Bottomley says that ‘when the question came up, Tim Smith told the truth’.
Which question? Certainly not those he asked for Mohammed Al Fayed or the subsequent questions to Tim Smith from journalists. Is he to be given credit for finally coming clean when the facts were exposed in the press?
Much is made of Tim Smith’s subsequent appointment to the Public Accounts Committee. This appointment, however, should be seen in the context of government which was acting as if sleaze was not a serious issue and which received the verdict of the electors on that matter on 1 May last year.
I had hoped that our institute would take the matter more seriously.
Instead, we witness yet another example of the profession’s failure to regulate itself properly.
P A Hendrick, London N3
Pipping all to the post?
I deliberately delayed submitting my entry into the ‘competition for last return’ to ensure the Inland Revenue stuck to its word that all returns in its letterbox at 7am on Monday 2 February 1998 were to be treated as filed on the due date of 31 January 1998. One of our local districts had threatened to seal its letterbox.
My last return was filed at 4.30am on Monday. But I can reassure all readers that it is not a competition that I shall enter next year. So the way is now clear for any prospective usurper to steal my unwanted crown. In fact, I’ll give it away; there’s no need to thieve it.
Interestingly enough, of the many returns I filed by hand in the days prior to the due date, two were deemed not to have been received and the Inland Revenue sent me forms SA330 to notify me of that fact.
I called the tax office on 19 February to inquire as to how they had been lost and was told that it was impossible as all returns were ‘logged’ into the system when they arrived. In blind panic I called my clients and advised that penalty notices were on the way and it wasn’t my fault.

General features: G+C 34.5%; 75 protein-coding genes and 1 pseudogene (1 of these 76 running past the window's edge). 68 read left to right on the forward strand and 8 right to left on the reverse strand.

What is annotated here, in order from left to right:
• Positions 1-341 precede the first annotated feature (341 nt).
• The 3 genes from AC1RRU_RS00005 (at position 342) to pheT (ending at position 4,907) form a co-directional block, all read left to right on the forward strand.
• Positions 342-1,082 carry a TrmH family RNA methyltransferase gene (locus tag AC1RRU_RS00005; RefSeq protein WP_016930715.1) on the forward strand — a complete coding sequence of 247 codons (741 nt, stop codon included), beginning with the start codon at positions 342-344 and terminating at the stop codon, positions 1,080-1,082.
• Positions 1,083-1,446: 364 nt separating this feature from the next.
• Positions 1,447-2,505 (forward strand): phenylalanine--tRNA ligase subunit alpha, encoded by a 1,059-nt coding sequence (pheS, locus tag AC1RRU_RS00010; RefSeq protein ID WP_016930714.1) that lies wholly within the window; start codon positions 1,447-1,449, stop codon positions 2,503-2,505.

The following week I received a notification that the returns had been received and were ‘logged’ on 31 January 1998. Phew, panic over?
Nah! Two days later the z100 penalty notices were issued stating that the returns were late. Talk about Whitehall farce. Who writes these scripts?
There was even a penalty in respect of a return that was not issued until 16 January and therefore not due to be filed until 16 April. Once again the computer programming is found wanting.
Well, if the Inland Revenue can charge its customers for filing late returns, then there should be a reciprocal arrangement for thoroughly wasting taxpayers’ agents’ time.
I am still waiting for the Revenue to tell me if I have to go through the appeals procedure.
S D Paskin FFA, Worthing, West Sussex
Service isn’t as bad as all that
Recently various newspapers and journals have said the Revenue is in a total mess with self-assessment and penalties. I recently received a penalty notice, even though I had sent in my return. In view of the Revenue’s bad reputation I sent an irate letter to my local inspector.
I very quickly received a courteous reply confirming they had received my return, explaining clearly why the penalty notice had been sent out and the action they were taking to cancel it and prevent the problem happening again.
I can tell you that Harrogate District is as courteous and helpful as any district I have dealt with in the last 40 years.
Philip K Taylor FCA, Company Secretary, SquareSum plc, Wetherby